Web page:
What is crop rotation?
Crop rotation, to put it simply, is the act of rotating the crops planted in your vegetable garden so that you do not plant the same vegetable family in a consistent location season after season. This practice has several benefits including suppressing pests and diseases, reducing soil erosion, and adding nutrients to your soil. Crop rotation can be intimidating to home gardeners, however; the benefits well outweigh the effort it takes to execute this century old practice (first documented in the Middle East in 6000 BC!)
Let's look into a few of the benefits of crop rotation:
Reduces soil erosion. Soil erosion happens when planting medium lacks aeration and improper drainage. Rotating your crops results in plants with different root structures creating channels through your soil and enhancing its ability to drain while aerating at the same time.
Limit the use of added fertilizers by utilizing nutrients already found in certain crops. "Heavy feeding" crops that need lots of accessible nitrogen (such as corn, lettuce, broccoli, tomatoes and cucumbers) should be planted in an area where "low feeders" or crops that increase soils nitrogen levels were planted the season before. (More information below in the 'The Three Feeders'.)
Suppress pests and diseases. When it comes to vegetable crops, pests and diseases are often a family affair. Broccoli and kale, for instance, are very different vegetables but they belong to the same family, so pests and diseases that plague one will often plague the other. These harmful foes can hide in your soil all Winter long, and planting a crop of the same family for them the next season is like waking them up with breakfast in bed! Instead, opt to plant a crop of a completely different family in that location the following seasons.
How often should I rotate my crops?
Ideally you can create a cycle where you rotate each family every 3 to 7 years. While that may sound like an intimidating process, you would be surprised how many vegetable families you already have planted in your garden each season (learn more about the different families below). At the very minimum one should strive to rotate every other year. If you encounter a problem with bugs or disease, this rotation should be extended to suppress the outbreak.
The Three Feeders
Your rotation plan should follow the pattern:
Heavy Feeders - Givers - Low Feeders
Heavy Feeders are crops that require an abundance of nitrogen, such as brussels sprouts, squash, pumpkins, lettuces, spinach, melons, broccoli, cauliflower, cabbage, tomatoes, cucumbers, eggplants, scallions, onions, corn and garlic.
Givers are crops that introduce nitrogen to your soil, these crops belong to the legume family (peas, beans, etc..)
Low Feeders don't take much of the nitrogen the Givers provided your soil the season before, so they are a fantastic candidate to follow the givers. Low Feeders include potatoes, parsnips, collard greens, swiss chard, carrots, beets, kale and most herbs.
Quick Tip: While rotating your crops to utilize Givers as a source of nitrogen in your soil, it is still important to test your soils nutrients often and amend as needed.
Crop Rotation Examples
The above examples show a four season cycle and follow the pattern High Feeder - Giver - Low Feeder - High Feeder. Each crop represents one season.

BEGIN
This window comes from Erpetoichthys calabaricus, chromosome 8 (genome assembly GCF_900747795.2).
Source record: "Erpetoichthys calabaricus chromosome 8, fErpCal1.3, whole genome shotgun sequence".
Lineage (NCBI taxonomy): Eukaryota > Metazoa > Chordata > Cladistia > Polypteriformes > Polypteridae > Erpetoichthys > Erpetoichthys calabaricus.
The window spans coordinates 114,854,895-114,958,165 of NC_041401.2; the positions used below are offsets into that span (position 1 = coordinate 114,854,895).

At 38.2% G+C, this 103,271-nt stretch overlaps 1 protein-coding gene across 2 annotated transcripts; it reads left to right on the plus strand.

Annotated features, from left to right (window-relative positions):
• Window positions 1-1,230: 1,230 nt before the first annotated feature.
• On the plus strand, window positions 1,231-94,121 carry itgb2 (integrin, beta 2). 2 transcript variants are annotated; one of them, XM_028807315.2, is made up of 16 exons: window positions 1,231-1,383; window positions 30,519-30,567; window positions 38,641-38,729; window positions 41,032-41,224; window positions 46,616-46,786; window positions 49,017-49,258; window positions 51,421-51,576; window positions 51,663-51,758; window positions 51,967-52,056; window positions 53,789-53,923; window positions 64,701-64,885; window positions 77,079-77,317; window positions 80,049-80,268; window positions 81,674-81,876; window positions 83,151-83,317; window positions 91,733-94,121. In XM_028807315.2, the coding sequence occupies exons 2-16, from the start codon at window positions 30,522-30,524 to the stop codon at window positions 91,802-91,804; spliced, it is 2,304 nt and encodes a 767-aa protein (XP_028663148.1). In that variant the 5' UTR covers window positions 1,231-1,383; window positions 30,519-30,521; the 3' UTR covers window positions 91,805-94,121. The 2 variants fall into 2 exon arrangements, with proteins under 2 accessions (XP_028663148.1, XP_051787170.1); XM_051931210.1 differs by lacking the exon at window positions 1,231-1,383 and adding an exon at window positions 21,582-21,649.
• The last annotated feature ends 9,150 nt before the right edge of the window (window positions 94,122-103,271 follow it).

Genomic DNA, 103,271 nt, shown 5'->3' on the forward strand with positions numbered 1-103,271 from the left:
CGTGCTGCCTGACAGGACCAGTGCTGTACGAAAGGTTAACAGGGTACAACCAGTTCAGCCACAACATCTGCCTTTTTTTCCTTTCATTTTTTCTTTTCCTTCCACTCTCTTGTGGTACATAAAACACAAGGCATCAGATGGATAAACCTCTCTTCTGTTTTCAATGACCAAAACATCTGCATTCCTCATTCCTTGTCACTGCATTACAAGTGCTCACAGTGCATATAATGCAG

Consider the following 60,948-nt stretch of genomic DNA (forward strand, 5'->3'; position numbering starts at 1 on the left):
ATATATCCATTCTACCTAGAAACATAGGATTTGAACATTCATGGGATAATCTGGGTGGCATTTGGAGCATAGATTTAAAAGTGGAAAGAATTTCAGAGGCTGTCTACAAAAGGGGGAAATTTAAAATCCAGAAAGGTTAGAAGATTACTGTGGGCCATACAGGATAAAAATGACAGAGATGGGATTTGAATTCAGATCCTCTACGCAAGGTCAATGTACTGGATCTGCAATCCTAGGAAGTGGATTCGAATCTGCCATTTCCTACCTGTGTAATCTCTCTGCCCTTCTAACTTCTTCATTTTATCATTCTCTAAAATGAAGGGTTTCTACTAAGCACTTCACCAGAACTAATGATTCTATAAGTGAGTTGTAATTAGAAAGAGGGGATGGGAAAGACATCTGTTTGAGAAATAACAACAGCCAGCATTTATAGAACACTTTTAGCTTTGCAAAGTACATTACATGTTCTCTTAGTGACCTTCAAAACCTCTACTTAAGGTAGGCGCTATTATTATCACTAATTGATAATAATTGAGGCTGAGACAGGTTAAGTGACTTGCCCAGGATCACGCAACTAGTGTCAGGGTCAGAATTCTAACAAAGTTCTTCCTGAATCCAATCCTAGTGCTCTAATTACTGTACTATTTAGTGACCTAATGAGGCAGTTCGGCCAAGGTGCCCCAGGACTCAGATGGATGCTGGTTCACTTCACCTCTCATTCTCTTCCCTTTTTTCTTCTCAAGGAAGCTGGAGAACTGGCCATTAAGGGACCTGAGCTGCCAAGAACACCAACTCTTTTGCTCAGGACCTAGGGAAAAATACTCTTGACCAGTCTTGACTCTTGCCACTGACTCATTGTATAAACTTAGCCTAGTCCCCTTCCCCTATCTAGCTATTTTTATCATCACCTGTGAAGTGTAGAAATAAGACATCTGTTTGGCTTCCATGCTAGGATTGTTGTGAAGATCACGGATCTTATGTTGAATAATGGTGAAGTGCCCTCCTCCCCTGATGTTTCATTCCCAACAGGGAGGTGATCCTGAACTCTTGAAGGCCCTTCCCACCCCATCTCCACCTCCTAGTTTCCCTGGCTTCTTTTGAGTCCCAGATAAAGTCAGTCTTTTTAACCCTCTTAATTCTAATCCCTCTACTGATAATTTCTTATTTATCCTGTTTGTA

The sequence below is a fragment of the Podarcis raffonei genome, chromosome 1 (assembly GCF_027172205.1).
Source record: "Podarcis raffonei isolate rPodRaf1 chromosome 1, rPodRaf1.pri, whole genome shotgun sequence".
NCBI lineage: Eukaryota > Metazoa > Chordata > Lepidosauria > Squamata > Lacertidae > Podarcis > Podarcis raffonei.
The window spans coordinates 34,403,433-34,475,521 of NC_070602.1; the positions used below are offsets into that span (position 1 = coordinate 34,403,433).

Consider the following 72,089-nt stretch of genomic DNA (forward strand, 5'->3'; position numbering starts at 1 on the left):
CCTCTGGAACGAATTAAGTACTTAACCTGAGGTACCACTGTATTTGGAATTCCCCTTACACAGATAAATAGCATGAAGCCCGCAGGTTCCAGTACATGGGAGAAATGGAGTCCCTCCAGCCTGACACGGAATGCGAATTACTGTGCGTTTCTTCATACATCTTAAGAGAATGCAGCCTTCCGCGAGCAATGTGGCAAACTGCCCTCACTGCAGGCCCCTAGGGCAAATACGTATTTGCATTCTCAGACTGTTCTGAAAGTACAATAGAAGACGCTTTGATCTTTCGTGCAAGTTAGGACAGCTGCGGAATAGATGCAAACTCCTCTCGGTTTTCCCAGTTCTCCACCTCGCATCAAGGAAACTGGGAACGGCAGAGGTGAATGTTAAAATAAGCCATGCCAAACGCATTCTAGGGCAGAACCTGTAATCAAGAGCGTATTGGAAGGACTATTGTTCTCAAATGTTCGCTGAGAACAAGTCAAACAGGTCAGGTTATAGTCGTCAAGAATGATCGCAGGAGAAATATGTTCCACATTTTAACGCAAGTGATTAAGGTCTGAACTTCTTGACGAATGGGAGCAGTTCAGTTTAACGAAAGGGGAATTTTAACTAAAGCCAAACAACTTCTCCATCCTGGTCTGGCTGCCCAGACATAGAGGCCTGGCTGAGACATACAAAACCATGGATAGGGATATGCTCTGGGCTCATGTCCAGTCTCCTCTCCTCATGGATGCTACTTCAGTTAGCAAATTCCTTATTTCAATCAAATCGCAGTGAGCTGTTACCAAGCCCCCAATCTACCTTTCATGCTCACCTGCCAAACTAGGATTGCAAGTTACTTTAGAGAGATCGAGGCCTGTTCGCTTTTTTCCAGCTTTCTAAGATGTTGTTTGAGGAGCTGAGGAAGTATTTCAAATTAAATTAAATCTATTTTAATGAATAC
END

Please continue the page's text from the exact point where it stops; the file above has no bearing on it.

Example 1: Lettuce, Peas, Beets, Garlic
Example 2: Spinach, Beans, Carrots, Onions
Example 3: Tomatoes, Beans, Kale, Eggplant
Example 4: Corn, Peas, Potatoes, Brussels Sprouts
Quick Tip: While planning out your crop rotation schedule, it is also important to keep lighting in mind. Be sure not to plant tall crops where they can block lower crops from getting the correct amount of sunlight. For this reason some gardeners choose to rotate their crops by height, only growing tall crops (like corn, tomatoes, trellised squashes and pole beans) in certain areas of their garden and low growing vegetables (lettuces, beets, carrots, and onions) in another location.
Making a Plan
We've mentioned before the importance of keeping a garden journal. Beyond using it as a tool for jotting down the location of the crops you plant and whether or not you enjoyed them at the dinner table, you can also track pests and disease outbreaks, the soil and fertilizers used, and the lighting of your garden. We have a simple garden journal layout here, but you can also make your own by drawing diagrams or using computer software. Whatever route you choose, make sure to keep copies for several years so you can successfully rotate your crops. Some gardeners will pre-plan their layout for the following season(s) while planning their current one to reduce the time spent on planning the next year.
When planning out your vegetable garden, take note of which family you planted, and where, so you can plant a crop from a different family the following season.
The legume family includes beans, peas, fava beans, soybeans, chickpeas and alfalfa, as well as uncommon garden crops like peanuts and cowpeas.
Tomatoes, peppers (sweet and hot), eggplant, potatoes and tobacco all belong to the nightshade family.
Lettuce, endive, artichokes, sunflowers and salsify are all related.
This delicious family is home to garlic, leeks, onions and chives.
One of the largest families with broccoli, cauliflower, brussels sprouts, kale, kohlrabi, collards, rutabaga, turnip, mustard greens, bok & pac choy and radishes.
Cool weather crops like spinach, beets and swiss chard belong to this family.
This family houses carrots, parsnips, fennel and celery along with the herbs cilantro, parsley and dill.
Cucumbers, muskmelons, watermelons, summer squash, zucchini, winter squash, pumpkins and gourds make up this family.
Corn, wheat, rice, barley and millet are part of the grass family.
Once thought to be part of the onion family, the perennial vegetable asparagus is alone in the family Asparagaceae.